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CFA connecting women
CFA is dedicated to supporting women and recently hosted a CFA Volunteer Network forum in Sale on Sunday, 6 August.
The forum aimed to establish a women’s network amongst existing volunteers and to encourage local women to be a part of this great organisation.
While the history of CFA suggests that it has been mostly male dominated, the tide is changing.
Twenty women from around Central Gippsland including Linda Lord from Seaton Fire Brigade and Karen Whitehurst, Captain of Newry Fire Brigade attended the event.
Guest speaker Dee Dorber from Sale Fire Brigade said the day was about using new thinking to solve problems.
“It is also about evolving CFA to be reflective of the community it serves,” said Dee.
Another event is scheduled to be held on Sunday, 13 August in Latrobe Valley.
District 10 Operations Manager Allan Rankin said CFA is evolving to be more inclusive across the board.
“The ladies attending Sunday’s forum will be instrumental in taking this district forward on that journey,” Allan said.
The newly established network workshopped creative thinking and sourced ideas that could assist greater female participation.
Erika Lind is a local CFA volunteer and Board member of Women and Firefighters in Australasia and spoke about her own experience and something many women would be able to relate to, ‘Covering.’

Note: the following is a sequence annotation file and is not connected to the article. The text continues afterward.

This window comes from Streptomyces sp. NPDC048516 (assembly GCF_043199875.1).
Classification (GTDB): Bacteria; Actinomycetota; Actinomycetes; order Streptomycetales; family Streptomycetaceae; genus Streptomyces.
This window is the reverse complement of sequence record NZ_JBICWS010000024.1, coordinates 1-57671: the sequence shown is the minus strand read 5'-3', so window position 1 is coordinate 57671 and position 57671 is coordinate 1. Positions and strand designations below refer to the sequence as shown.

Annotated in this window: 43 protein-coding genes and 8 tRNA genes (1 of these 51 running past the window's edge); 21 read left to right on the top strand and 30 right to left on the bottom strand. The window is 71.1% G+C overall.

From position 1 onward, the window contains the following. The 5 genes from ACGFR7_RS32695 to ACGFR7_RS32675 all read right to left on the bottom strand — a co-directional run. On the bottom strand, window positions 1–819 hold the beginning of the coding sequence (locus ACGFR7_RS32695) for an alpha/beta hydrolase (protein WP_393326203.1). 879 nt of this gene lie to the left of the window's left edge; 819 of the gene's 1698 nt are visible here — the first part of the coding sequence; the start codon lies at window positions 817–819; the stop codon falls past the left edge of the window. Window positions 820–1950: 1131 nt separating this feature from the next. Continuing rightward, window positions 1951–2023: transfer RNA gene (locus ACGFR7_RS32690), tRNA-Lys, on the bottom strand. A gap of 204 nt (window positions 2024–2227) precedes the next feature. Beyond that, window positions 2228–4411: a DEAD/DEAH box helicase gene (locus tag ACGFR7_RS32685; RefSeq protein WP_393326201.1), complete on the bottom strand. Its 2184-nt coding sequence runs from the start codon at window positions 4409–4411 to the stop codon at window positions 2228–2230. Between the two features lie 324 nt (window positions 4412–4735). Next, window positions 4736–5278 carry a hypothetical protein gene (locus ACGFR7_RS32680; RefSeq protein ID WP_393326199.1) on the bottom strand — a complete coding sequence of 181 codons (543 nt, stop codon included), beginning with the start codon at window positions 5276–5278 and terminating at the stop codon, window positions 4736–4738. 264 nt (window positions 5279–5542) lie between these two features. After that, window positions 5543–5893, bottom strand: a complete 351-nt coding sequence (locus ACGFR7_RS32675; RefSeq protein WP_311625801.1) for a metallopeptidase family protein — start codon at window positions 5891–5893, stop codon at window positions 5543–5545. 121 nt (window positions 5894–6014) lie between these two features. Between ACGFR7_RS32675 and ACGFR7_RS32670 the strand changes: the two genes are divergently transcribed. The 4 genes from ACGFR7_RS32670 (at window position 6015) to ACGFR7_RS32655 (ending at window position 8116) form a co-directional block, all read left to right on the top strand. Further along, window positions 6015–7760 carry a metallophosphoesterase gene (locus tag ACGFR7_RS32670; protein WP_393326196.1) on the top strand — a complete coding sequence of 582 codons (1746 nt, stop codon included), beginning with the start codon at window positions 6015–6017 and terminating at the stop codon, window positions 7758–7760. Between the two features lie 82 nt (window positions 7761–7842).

“Often in order to fit in, we’ll create a cover of ourselves to best fit the group we are surrounded by,” Erika said.
“Instead of just being ourselves we are covering who we really are, and therefore not expressing our true selves.
“It is essential for every female to be true to themselves, and help the next generation feel comfortable to also be themselves and stop pretending to be ‘one of the boys’.
The network will continue to look at ways to support existing female members develop and will take on the challenge of encouraging more women to move into CFA leadership positions.
Louise Haughton, member of the CFA Volunteer Sustainability Team with said CFA isn’t in the 1980’s anymore, and it is recognised everywhere the importance of volunteers keeping the fire trucks turning out to the communities.
“We simply need more members, and at the moment we feel there is a relatively untapped female population out there. We NEED you,” Louise said.